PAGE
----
I found myself being motivated more with each achievements, though what I call 'achievement' would certainly be different than you. For example, I considered it an important achievement when I finally became comfortable enough to write programs in object-oriented style. I considered it achievement when I first made my own map parser, and another achievement when I successfully implemented game states in XNA. These 'achievements' propels my motivation upward, and thus I keep on learning, despite knowing that my codebase is messy.

 

I think you should find what you would consider an achievement, and achieve it. Maybe you would call successfully drawing a sprite onscreen an achievement? Or when you successfully implemented a simple collision system? I don't know. But achieving something is important for motivation. Try it. :)



#16 Misantes   GDNet+   -  Reputation: 880

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Posted 29 May 2014 - 05:14 PM

I find just always working on a game (regardless of how silly or simple the game is) to be really helpful. As I learn, I try to take what I'm learning and apply it to a game, so they're always evolving. But, that way, there's always a kind of real gratification to what you're learning, it's not just abstract knowledge. I'll occasionally start a new game from scratch, but more often than not I'm just adapting my existing games with what I'm currently learning.

 

I personally sometimes have a problem with learning simply for learning's sake and can get bored or frustrated easily, but there's a real sense of enjoyment and gratification when you can take what you're learning and apply it to something and have it successfully work (plus I tend to retain knowledge better if I'm applying it).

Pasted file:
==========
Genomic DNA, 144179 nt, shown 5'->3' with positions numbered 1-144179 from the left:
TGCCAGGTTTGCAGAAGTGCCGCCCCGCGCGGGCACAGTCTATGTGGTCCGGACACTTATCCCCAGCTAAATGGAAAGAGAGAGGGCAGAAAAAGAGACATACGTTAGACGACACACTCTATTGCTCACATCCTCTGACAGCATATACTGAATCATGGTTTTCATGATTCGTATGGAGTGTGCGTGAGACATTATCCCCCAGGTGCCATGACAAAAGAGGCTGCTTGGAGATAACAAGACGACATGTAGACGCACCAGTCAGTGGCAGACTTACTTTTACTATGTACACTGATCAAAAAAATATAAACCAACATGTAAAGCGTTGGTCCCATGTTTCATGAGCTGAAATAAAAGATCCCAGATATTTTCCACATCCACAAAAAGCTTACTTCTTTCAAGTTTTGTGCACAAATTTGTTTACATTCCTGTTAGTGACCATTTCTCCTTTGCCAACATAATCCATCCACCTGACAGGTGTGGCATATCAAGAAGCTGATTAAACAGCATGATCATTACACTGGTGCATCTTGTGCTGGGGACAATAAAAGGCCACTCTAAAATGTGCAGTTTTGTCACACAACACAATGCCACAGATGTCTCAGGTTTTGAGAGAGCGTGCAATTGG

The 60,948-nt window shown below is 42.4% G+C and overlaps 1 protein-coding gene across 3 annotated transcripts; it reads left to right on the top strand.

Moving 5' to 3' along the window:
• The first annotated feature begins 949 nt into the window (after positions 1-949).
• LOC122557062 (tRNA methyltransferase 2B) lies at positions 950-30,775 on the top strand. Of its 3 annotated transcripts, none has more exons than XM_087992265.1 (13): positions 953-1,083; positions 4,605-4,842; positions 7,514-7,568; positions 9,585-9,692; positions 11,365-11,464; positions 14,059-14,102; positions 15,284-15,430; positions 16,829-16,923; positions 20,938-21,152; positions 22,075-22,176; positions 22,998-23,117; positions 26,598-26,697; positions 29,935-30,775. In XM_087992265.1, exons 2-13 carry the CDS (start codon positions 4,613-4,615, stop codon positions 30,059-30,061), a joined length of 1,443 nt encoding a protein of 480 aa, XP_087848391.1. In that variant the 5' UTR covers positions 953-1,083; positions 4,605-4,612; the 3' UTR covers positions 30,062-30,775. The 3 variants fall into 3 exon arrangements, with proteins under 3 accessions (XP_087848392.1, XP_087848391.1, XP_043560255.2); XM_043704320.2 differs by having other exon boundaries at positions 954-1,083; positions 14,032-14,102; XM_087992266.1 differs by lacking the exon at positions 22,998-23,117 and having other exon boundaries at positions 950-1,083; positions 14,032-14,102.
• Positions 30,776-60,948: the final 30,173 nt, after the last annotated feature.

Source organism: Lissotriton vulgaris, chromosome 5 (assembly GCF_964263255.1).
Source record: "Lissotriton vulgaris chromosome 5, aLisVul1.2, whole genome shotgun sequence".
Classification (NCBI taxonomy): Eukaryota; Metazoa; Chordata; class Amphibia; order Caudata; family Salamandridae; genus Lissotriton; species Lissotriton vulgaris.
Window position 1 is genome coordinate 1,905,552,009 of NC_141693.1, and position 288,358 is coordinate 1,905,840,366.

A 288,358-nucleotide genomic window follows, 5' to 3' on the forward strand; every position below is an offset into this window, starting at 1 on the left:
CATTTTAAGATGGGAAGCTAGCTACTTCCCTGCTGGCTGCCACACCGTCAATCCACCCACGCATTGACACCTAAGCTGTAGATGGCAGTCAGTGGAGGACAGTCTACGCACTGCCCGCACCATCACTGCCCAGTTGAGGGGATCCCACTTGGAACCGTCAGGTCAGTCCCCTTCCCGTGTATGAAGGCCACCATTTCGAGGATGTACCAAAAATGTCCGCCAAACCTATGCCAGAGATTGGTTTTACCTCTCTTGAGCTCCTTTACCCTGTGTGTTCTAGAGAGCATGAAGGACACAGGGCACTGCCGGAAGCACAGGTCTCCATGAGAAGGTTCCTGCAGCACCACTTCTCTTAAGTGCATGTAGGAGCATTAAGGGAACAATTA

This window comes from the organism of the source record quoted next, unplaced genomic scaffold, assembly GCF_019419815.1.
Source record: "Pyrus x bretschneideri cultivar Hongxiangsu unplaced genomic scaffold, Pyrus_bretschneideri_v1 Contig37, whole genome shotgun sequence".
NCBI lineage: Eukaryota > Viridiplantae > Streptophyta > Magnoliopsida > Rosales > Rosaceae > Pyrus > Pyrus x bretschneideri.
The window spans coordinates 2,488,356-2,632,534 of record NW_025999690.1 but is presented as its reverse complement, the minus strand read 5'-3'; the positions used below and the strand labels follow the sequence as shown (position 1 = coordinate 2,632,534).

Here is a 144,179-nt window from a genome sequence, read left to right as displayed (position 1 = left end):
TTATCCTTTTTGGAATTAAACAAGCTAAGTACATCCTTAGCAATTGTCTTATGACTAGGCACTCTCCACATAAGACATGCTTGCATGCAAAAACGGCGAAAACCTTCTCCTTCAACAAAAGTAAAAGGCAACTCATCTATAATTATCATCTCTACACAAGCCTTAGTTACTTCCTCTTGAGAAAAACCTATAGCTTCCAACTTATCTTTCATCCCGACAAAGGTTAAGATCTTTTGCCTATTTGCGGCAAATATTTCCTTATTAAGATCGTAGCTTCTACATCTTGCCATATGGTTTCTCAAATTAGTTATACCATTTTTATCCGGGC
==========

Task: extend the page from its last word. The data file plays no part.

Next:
I recently started doing these month long game jams. There's no real restrictions or rewards or anything, but they'll give a theme each month and everyone develops something within that time. I find it forces me to focus a bit with a deadline (regardless of how arbitrary it is tongue.png) and keeps me motivated to keep working on it. Plus, it's an easy way to get feedback, advice and criticism, and to see what others are doing.

 

The only times I really find myself losing motivation is when I've been stuck on a particular problem for too long and I'm not making progress. I'm too stubborn to move onto something else, but the frustration with not making progress can be a real killer for my motivation. Though, when I finally can get past the problem I'm usually twice as renewed as before, so tongue.png

 

The game jam I've been using is:

http://www.onegameamonth.com/

Though, there are certainly many others out there, and likely even a local google group or meetups for game developers in your town (there is for mine, and I'm not in a terribly large city). I'm personally too shy and misanthropic to venture out and socialize with others tongue.png but I'm certain for a different personality type that could be really helpful in staying interested/motivated.


Edited by Misantes, 29 May 2014 - 05:17 PM.

Beginner here <- please take any opinions with grain of salt :P


#17 Truerror   Members   -  Reputation: 454

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Posted 29 May 2014 - 07:06 PM

@Misantes, I didn't know such monthly game jam existed. Thanks a lot for sharing that info. +1 for you :)



#18 Misantes   GDNet+   -  Reputation: 880